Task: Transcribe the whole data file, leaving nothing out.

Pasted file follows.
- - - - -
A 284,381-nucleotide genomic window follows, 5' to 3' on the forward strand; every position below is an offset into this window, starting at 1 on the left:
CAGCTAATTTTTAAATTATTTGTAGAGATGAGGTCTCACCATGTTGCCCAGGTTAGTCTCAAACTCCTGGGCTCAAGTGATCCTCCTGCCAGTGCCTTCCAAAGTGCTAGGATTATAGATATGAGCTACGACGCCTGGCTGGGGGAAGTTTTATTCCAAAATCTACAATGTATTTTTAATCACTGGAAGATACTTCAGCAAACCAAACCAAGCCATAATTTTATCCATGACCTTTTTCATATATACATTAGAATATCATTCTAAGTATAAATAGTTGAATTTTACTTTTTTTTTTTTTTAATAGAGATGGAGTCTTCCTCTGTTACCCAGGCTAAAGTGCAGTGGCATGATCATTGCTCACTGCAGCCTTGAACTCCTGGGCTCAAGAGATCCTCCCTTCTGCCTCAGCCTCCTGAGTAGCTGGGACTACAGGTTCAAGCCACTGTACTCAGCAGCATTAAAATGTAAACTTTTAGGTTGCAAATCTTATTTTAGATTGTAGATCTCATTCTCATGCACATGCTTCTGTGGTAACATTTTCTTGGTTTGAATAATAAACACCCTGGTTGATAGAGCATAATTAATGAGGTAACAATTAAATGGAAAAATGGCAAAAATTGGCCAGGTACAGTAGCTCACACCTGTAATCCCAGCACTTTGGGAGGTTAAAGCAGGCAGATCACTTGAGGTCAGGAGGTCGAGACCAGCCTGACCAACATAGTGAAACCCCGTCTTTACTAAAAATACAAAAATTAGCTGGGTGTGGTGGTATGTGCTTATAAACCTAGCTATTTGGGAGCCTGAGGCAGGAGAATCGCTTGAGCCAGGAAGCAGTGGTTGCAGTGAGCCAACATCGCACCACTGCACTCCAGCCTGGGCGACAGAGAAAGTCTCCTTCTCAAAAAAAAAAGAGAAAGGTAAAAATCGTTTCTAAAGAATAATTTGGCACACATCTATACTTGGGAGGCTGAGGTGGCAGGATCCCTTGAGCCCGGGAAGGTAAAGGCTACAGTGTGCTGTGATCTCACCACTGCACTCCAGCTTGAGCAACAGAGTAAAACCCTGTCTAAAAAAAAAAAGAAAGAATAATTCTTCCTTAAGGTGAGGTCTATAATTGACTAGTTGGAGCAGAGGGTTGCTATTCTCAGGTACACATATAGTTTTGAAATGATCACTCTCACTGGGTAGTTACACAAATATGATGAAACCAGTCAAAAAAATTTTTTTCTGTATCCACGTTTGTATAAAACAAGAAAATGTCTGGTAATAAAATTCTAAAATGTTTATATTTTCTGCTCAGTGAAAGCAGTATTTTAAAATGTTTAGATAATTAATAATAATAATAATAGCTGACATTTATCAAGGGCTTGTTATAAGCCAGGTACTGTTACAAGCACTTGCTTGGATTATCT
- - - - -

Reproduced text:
A 284,381-nucleotide genomic window follows, 5' to 3' on the forward strand; every position below is an offset into this window, starting at 1 on the left:
CAGCTAATTTTTAAATTATTTGTAGAGATGAGGTCTCACCATGTTGCCCAGGTTAGTCTCAAACTCCTGGGCTCAAGTGATCCTCCTGCCAGTGCCTTCCAAAGTGCTAGGATTATAGATATGAGCTACGACGCCTGGCTGGGGGAAGTTTTATTCCAAAATCTACAATGTATTTTTAATCACTGGAAGATACTTCAGCAAACCAAACCAAGCCATAATTTTATCCATGACCTTTTTCATATATACATTAGAATATCATTCTAAGTATAAATAGTTGAATTTTACTTTTTTTTTTTTTTAATAGAGATGGAGTCTTCCTCTGTTACCCAGGCTAAAGTGCAGTGGCATGATCATTGCTCACTGCAGCCTTGAACTCCTGGGCTCAAGAGATCCTCCCTTCTGCCTCAGCCTCCTGAGTAGCTGGGACTACAGGTTCAAGCCACTGTACTCAGCAGCATTAAAATGTAAACTTTTAGGTTGCAAATCTTATTTTAGATTGTAGATCTCATTCTCATGCACATGCTTCTGTGGTAACATTTTCTTGGTTTGAATAATAAACACCCTGGTTGATAGAGCATAATTAATGAGGTAACAATTAAATGGAAAAATGGCAAAAATTGGCCAGGTACAGTAGCTCACACCTGTAATCCCAGCACTTTGGGAGGTTAAAGCAGGCAGATCACTTGAGGTCAGGAGGTCGAGACCAGCCTGACCAACATAGTGAAACCCCGTCTTTACTAAAAATACAAAAATTAGCTGGGTGTGGTGGTATGTGCTTATAAACCTAGCTATTTGGGAGCCTGAGGCAGGAGAATCGCTTGAGCCAGGAAGCAGTGGTTGCAGTGAGCCAACATCGCACCACTGCACTCCAGCCTGGGCGACAGAGAAAGTCTCCTTCTCAAAAAAAAAAGAGAAAGGTAAAAATCGTTTCTAAAGAATAATTTGGCACACATCTATACTTGGGAGGCTGAGGTGGCAGGATCCCTTGAGCCCGGGAAGGTAAAGGCTACAGTGTGCTGTGATCTCACCACTGCACTCCAGCTTGAGCAACAGAGTAAAACCCTGTCTAAAAAAAAAAAGAAAGAATAATTCTTCCTTAAGGTGAGGTCTATAATTGACTAGTTGGAGCAGAGGGTTGCTATTCTCAGGTACACATATAGTTTTGAAATGATCACTCTCACTGGGTAGTTACACAAATATGATGAAACCAGTCAAAAAAATTTTTTTCTGTATCCACGTTTGTATAAAACAAGAAAATGTCTGGTAATAAAATTCTAAAATGTTTATATTTTCTGCTCAGTGAAAGCAGTATTTTAAAATGTTTAGATAATTAATAATAATAATAATAGCTGACATTTATCAAGGGCTTGTTATAAGCCAGGTACTGTTACAAGCACTTGCTTGGATTATCT